Santa Barbara

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Great day for Mark’s birthday. First of all, it was fun taking the train to Santa Barbara and back instead of driving. We walked all over and I got sun burnt. We looked at a lot of boats and chose our favorite boat, a dark green sloop which had nice lines, a nice big sail and a jib. I would have liked to see the downstairs of our boat. You can’t really judge properly until you see the downstairs.

I like how boats are inside; their little kitchens and the dining room table and the bed and the tiny showers. I like the whole cozy wood feeling of it. It’s a lot different than being inside a camper or RV which has a whole fake wood feeling about it, but can be cozy too, like you’re in your own zone.

I used to love sailing more than anything except horseback riding, and it’s amazing that as an adult I haven’t found a way to be able to do either of these activities on a regular basis. They were always things I planned to do when I had time and money, but then, life goes on. But I am always very happy to be around boats or horses.

Mr. Toad, in The Wind in the Willows buys a yellow caravan gypsy cart which he plans to see the world with. Kenneth Graham describes it thus:

`There you are!’ cried the Toad, straddling and expanding himself. `There’s real life for you, embodied in that little cart. The open road, the dusty highway, the heath, the common, the hedgerows, the rolling downs! Camps, villages, towns, cities! Here to-day, up and off to somewhere else to-morrow! Travel, change, interest, excitement! The whole world before you, and a horizon that’s always changing! And mind! this is the very finest cart of its sort that was ever built, without any exception. Come inside and look at the arrangements. Planned ’em all myself, I did!’
The Mole was tremendously interested and excited, and followed him eagerly up the steps and into the interior of the caravan. The Rat only snorted and thrust his hands deep into his pockets, remaining where he was.
It was indeed very compact and comfortable. Little sleeping bunks–a little table that folded up against the wall–a cooking- stove, lockers, bookshelves, a bird-cage with a bird in it; and pots, pans, jugs and kettles of every size and variety.
`All complete!’ said the Toad triumphantly, pulling open a locker. `You see–biscuits, potted lobster, sardines–everything you can possibly want. Soda-water here–baccy there–letter- paper, bacon, jam, cards and dominoes–you’ll find,’ he continued, as they descended the steps again, `you’ll find that nothing what ever has been forgotten, when we make our start this afternoon.’
Of course, soon after they set out with the cart, they are overtaken by a motor car which smashes the cart and that is the beginning of a life of crime for the Toad, who purchases a motor car but then steals another. He is given twenty years in prison.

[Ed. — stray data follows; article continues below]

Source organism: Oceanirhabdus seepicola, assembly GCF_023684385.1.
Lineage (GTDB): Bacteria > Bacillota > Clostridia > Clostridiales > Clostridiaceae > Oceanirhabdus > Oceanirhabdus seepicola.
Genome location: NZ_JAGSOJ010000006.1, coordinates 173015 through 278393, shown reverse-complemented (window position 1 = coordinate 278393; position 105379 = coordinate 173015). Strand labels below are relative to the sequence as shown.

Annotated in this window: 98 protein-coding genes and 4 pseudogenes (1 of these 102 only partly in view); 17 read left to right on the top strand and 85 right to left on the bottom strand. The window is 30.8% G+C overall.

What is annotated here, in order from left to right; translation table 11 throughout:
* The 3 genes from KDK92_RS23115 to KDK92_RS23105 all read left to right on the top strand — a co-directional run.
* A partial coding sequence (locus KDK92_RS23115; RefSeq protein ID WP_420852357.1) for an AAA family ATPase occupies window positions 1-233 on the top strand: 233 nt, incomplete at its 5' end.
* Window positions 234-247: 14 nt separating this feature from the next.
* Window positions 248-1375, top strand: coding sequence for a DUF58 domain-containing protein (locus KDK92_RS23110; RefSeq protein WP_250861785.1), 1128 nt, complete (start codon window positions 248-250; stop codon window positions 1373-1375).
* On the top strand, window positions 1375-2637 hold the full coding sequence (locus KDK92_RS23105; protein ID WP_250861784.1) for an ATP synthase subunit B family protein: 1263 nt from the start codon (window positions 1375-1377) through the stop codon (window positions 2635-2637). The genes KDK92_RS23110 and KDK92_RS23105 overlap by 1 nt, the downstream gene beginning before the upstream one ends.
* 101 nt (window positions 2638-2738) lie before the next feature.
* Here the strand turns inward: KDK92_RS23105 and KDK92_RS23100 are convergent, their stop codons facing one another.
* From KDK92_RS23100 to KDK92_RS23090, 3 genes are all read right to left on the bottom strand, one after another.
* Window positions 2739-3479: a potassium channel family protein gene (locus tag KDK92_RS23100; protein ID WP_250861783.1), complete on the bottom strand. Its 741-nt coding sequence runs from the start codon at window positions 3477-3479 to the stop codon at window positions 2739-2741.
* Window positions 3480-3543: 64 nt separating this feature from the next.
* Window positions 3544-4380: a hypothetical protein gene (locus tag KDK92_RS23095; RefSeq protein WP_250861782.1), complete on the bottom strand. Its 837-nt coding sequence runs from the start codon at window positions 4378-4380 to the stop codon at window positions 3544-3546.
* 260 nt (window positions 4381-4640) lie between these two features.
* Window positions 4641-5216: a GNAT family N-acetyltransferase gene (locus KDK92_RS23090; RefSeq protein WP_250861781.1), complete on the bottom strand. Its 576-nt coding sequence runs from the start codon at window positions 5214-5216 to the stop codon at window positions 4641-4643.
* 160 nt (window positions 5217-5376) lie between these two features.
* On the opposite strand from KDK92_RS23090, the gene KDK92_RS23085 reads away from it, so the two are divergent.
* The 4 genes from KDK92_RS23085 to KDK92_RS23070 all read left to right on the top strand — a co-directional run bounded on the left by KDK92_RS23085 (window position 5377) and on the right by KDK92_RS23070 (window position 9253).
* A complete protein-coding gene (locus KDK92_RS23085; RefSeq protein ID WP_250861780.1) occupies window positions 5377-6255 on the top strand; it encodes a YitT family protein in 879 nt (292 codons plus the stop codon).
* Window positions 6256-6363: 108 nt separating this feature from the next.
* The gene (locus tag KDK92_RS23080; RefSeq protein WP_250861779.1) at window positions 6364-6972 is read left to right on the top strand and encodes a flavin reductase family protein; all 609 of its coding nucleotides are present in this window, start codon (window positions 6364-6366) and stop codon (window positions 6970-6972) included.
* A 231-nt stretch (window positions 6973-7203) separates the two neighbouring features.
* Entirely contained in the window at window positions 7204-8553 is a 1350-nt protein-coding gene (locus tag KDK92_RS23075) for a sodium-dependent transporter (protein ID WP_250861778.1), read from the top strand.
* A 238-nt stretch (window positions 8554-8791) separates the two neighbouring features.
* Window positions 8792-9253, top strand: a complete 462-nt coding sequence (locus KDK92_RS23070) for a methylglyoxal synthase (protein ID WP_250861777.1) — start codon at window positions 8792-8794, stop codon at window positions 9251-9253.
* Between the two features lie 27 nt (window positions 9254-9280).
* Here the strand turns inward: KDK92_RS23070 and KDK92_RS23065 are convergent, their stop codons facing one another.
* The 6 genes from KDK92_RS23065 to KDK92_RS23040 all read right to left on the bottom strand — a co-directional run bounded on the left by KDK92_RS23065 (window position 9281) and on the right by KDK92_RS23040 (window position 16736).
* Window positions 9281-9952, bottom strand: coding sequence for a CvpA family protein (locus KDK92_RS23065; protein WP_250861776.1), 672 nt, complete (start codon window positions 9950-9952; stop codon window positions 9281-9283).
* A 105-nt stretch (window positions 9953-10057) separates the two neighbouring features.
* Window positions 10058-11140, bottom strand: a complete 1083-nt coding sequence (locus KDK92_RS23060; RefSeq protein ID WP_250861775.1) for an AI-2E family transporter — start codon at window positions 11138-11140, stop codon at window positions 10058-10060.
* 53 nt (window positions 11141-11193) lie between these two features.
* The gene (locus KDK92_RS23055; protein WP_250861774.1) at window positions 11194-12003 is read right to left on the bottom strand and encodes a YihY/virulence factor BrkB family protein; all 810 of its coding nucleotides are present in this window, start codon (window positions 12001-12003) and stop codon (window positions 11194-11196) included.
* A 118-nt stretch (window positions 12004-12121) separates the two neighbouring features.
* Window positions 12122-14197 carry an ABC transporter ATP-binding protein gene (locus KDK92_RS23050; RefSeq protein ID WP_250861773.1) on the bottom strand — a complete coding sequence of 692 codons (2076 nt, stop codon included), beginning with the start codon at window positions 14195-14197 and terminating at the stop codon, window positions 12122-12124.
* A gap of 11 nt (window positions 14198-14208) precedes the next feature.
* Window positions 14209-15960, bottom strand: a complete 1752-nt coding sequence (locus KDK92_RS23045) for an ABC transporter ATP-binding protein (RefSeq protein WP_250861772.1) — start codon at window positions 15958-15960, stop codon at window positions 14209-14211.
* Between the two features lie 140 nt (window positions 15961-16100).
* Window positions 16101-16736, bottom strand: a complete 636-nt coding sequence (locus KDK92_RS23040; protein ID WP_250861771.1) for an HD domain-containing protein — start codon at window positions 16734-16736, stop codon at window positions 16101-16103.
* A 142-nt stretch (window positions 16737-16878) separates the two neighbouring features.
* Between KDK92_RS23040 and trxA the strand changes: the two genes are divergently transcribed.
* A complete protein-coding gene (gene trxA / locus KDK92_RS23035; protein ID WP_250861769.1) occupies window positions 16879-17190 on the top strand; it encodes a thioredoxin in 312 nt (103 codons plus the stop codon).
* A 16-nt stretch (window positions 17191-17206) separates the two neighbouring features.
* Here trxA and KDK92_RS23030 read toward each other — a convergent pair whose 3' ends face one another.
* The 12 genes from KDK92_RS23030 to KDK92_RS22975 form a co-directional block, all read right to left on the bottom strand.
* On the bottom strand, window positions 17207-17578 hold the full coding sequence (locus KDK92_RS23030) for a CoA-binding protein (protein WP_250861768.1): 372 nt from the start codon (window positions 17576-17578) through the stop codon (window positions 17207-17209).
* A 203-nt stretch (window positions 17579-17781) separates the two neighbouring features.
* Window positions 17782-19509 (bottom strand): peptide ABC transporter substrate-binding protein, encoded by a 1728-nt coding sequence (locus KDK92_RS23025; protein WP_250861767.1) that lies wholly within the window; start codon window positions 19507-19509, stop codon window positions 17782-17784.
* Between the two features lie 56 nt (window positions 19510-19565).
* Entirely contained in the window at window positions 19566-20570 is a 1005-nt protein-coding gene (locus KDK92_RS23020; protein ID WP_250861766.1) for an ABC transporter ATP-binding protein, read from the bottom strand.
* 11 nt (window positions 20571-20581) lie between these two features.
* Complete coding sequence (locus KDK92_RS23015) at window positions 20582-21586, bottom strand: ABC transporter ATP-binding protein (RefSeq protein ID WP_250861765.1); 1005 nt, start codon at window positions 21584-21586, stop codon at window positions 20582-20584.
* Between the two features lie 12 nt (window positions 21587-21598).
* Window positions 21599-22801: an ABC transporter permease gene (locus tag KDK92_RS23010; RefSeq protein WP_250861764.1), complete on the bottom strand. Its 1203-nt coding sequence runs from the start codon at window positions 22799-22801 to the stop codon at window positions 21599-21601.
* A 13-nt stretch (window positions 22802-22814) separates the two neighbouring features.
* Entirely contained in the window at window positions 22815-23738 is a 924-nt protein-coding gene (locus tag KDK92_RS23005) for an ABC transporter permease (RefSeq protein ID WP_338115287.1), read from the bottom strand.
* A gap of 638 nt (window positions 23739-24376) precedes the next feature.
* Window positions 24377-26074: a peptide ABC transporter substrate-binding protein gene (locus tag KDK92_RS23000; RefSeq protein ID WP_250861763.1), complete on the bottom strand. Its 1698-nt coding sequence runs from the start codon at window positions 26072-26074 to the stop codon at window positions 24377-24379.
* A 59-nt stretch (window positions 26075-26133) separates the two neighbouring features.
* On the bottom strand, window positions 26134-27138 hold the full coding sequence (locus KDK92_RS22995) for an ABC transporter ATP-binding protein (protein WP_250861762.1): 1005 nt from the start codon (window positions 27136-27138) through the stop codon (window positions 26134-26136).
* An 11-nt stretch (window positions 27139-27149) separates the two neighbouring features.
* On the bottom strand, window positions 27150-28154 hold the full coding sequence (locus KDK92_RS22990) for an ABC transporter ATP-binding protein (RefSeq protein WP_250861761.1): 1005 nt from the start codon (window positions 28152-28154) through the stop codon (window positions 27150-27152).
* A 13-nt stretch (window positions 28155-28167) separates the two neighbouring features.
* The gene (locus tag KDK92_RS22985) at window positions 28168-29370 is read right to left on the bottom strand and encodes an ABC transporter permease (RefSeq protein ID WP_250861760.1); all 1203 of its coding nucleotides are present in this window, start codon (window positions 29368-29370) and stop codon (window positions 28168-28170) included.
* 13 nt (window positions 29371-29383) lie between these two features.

The trial goes as follows:
The Clerk scratched his nose with his pen. `Some people would consider,’ he observed, `that stealing the motor-car was the worst offence; and so it is. But cheeking the police undoubtedly carries the severest penalty; and so it ought. Supposing you were to say twelve months for the theft, which is mild; and three years for the furious driving, which is lenient; and fifteen years for the cheek, which was pretty bad sort of cheek, judging by what we’ve heard from the witness-box, even if you only believe one-tenth part of what you heard, and I never believe more myself–those figures, if added together correctly, tot up to nineteen years—-‘
`First-rate!’ said the Chairman.
`–So you had better make it a round twenty years and be on the safe side,’ concluded the Clerk.
`An excellent suggestion!’ said the Chairman approvingly. `Prisoner! Pull yourself together and try and stand up straight. It’s going to be twenty years for you this time. And mind, if you appear before us again, upon any charge whatever, we shall have to deal with you very seriously!’
We did not steal any cars on Mark’s birthday, I am pleased to say. We walked everywhere and then went to Bouchon’s for dinner where he had the rare Ahi and I had the duck; the food is simply to die for. And the service is first rate, they treat you like you are really special.
The hotel where we stayed, The Eagle Inn, is a place we’ve stayed many times before for our birthdays, but they never remember us. We stay at the French every year in SF and they remember us, the Tabbard Inn in DC, they remember us, and of course, the NY hotel where I stay several times a year, they know me, but The Eagle Inn, not so much. From the train, I can see a lot of strawberries which I would like to eat because we didn’t have breakfast. But, we’ll be home by noon and can have lunch if we like.

Published in: on April 21, 2013 at 9:43 am  Leave a Comment  

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